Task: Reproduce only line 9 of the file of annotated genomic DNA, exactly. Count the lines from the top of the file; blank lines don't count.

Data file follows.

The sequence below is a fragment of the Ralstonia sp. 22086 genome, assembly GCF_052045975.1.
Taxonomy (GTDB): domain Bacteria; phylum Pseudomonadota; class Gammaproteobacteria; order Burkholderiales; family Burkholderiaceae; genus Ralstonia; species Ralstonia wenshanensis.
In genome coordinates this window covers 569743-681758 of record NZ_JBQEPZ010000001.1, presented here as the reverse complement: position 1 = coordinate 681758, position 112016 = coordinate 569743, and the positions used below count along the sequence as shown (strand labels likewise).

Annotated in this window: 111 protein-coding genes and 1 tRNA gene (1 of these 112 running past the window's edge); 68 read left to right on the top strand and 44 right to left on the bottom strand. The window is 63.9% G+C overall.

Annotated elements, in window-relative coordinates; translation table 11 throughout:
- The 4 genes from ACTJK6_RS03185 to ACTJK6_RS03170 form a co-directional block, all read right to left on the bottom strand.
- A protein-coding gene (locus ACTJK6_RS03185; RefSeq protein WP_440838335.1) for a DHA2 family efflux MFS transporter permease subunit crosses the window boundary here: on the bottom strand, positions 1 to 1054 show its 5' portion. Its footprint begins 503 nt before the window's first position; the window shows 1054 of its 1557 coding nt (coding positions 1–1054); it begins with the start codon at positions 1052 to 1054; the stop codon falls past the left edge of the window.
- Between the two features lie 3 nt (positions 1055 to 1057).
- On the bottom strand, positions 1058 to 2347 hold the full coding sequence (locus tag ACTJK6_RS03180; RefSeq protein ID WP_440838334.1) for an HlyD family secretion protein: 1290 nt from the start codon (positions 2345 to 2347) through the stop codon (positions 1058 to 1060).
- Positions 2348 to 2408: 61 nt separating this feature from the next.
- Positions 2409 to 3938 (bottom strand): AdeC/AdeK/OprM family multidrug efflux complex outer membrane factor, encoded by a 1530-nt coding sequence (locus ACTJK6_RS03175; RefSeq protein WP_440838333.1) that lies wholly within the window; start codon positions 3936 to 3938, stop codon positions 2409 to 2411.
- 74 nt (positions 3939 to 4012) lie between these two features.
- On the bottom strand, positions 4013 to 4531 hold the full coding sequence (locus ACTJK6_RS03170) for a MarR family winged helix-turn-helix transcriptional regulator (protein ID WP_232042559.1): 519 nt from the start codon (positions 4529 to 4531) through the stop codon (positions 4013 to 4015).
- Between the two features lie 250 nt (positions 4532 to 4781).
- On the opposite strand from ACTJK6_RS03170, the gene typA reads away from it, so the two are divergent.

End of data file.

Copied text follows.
- On the bottom strand, positions 1058 to 2347 hold the full coding sequence (locus tag ACTJK6_RS03180; RefSeq protein ID WP_440838334.1) for an HlyD family secretion protein: 1290 nt from the start codon (positions 2345 to 2347) through the stop codon (positions 1058 to 1060).